Hanya Yanagihara, author of "A Little Life" (Doubleday, March 2015).

Hanya Yanagihara, author of "A Little Life" (Doubleday, March 2015). Credit: Sam Levy

A LITTLE LIFE, by Hanya Yanagihara. Doubleday, 720 pp., $30.

The cover of Hanya Yanagihara's second novel, "A Little Life," is a black-and-white close-up of a handsome young man, eyes squinted tight, wincing in pain. It's almost hard to pick up the book. Once you start to learn the story that unfurls behind that image, your reluctance will be reinforced. Yet you will overcome it, repeatedly, for as long as it takes to read these 720 pages, because once she has you, Yanagihara is not going to let you go.

Four roommates who have graduated from a never-named college in Boston (Harvard, it seems) come to New York to begin their lives. Willem is an actor; Jude, a lawyer; Malcolm, an architect; and JB, an artist. Over the next 30 years, Willem will become a huge international film star and Jude, a fearsome corporate litigator. Malcolm will have his own architecture firm and will also build bookshelves, remodel apartments and build country houses for his friends. JB will become famous for paintings depicting the other three: "Jude With Cigarette"; "Willem and the Girl"; "Malcolm, Brooklyn, October 23, 11:17 p.m." (Among her many literary gifts, Yanagihara is great at naming things: every work of art, movie and play, every firm and gallery, every character and setting, right down to a Cambridge bakery called Batter, has a name that contributes texture and verisimilitude to this novel.)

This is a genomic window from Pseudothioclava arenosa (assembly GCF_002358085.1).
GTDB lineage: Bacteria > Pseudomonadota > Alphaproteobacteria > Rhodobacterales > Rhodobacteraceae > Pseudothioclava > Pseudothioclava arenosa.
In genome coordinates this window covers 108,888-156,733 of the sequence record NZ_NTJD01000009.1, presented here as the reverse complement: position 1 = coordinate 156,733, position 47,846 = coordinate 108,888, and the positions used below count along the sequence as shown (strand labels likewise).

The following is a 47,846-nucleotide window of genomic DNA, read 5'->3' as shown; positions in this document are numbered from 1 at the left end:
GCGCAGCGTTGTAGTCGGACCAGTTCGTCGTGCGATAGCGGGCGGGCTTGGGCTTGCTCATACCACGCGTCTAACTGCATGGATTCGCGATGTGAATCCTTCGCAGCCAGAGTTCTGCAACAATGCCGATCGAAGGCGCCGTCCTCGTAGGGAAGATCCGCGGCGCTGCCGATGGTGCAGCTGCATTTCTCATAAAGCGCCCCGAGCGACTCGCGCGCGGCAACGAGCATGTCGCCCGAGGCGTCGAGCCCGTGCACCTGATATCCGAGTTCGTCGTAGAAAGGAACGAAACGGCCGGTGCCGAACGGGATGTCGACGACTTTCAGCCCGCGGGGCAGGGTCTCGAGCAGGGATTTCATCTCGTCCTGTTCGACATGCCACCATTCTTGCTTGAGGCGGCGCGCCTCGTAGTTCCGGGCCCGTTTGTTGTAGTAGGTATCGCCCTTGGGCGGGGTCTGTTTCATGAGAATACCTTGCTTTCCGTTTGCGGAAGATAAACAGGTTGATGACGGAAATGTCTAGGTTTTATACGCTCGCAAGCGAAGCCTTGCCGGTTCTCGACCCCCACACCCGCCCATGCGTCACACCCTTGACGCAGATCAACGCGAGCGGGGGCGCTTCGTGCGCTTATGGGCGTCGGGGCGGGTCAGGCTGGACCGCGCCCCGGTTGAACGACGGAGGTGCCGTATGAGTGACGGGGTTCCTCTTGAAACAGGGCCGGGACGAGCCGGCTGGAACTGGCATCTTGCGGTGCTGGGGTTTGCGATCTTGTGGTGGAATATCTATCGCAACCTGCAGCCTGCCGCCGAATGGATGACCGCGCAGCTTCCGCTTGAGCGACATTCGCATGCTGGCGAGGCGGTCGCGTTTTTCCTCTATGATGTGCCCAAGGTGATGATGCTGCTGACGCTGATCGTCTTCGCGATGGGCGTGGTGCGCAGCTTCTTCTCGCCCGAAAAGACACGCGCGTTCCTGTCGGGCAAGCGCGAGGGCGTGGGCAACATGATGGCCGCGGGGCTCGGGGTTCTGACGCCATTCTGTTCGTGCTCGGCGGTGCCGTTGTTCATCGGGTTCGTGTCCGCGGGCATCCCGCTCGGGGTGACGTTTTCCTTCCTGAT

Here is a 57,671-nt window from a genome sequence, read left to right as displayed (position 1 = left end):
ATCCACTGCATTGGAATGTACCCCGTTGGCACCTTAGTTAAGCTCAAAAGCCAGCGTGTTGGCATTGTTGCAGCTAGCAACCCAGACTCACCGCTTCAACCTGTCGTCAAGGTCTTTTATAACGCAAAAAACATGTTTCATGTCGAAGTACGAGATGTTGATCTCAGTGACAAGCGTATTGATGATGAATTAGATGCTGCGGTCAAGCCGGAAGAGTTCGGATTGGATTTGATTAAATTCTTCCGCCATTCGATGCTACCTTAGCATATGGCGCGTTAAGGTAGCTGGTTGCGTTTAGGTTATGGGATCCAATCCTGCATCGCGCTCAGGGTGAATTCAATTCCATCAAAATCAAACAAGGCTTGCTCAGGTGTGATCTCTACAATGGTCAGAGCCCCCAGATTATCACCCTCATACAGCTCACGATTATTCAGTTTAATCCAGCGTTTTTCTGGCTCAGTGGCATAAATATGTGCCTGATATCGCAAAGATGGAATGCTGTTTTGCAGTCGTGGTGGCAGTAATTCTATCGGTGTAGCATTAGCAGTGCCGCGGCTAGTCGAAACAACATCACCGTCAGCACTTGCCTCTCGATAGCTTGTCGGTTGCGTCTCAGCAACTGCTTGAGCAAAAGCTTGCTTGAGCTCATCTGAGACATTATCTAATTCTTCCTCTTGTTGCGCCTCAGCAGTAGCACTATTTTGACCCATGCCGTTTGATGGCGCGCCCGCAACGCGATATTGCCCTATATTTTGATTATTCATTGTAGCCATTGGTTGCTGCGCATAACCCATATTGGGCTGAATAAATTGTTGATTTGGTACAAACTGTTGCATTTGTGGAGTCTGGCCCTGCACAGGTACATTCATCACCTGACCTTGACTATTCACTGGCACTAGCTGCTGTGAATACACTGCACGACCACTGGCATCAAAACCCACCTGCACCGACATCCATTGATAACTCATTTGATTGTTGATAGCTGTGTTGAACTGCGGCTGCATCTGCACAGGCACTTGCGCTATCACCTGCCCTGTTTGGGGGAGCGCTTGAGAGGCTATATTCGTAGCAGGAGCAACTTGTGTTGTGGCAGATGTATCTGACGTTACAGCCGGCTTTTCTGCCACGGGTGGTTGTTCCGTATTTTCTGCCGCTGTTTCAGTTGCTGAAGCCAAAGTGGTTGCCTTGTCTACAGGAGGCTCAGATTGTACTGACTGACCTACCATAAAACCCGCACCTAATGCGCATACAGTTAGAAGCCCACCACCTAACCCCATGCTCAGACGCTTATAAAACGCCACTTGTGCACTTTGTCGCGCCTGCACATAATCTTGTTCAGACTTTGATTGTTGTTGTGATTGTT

While Malcolm and JB have loving families who remain part of their lives in early adulthood, Willem and Jude do not. "Our parents are dead," Willem tells a real estate agent. But while that is true in Willem's case, Jude's history is more complicated. Even his best friends know almost nothing about his past, have never been told who raised him or where, have no clue what caused his limp and his debilitating bouts of pain.

The unfolding of Jude's story from birth to age 15 happens bit by bit for the length of the book; by the time it has been laid out, about 30 years of mostly good things have followed those years of hell. He has been befriended, mentored, adopted, nurtured, revered and adored by one person after another, including the band of brothers. But none of it helps, or helps enough, while one brief, brutal relationship unleashes his most virulent memories. "The hyenas returned, more numerous and famished than before, more vigilant in their hunt." Then later: "Now, however, they don't chase him, because they know they don't need to: his life is a vast savanna, and he is surrounded by them."

Author Yanagihara herself contains multitudes. She seems able to imagine anything. Every major character in this book is male -- gay, straight, and bi; white, black, mixed race and race unknown. Cutting one's arms with a razor, the sort of friends one might entertain as a crystal meth addict, and the course of certain fatal childhood diseases are laid out with the same clarity as mathematical axioms, pressed sushi, and the Spanish Alhambra. Her characters' New York feels something like the New York of "The Goldfinch," and the hero of that book would fit right into their group.

Yanagihara's most impressive trick is the way she glides from scenes filled with those terrifying hyenas to moments of epiphany. "Wasn't it a miracle to have survived the unsurvivable? Wasn't friendship its own miracle, the finding of another person who made the entire lonely world seem somehow less lonely? Wasn't this house, this beauty, this comfort, this life a miracle?"

"A Little Life" devotes itself to answering those questions, and is, in its own dark way, a miracle.

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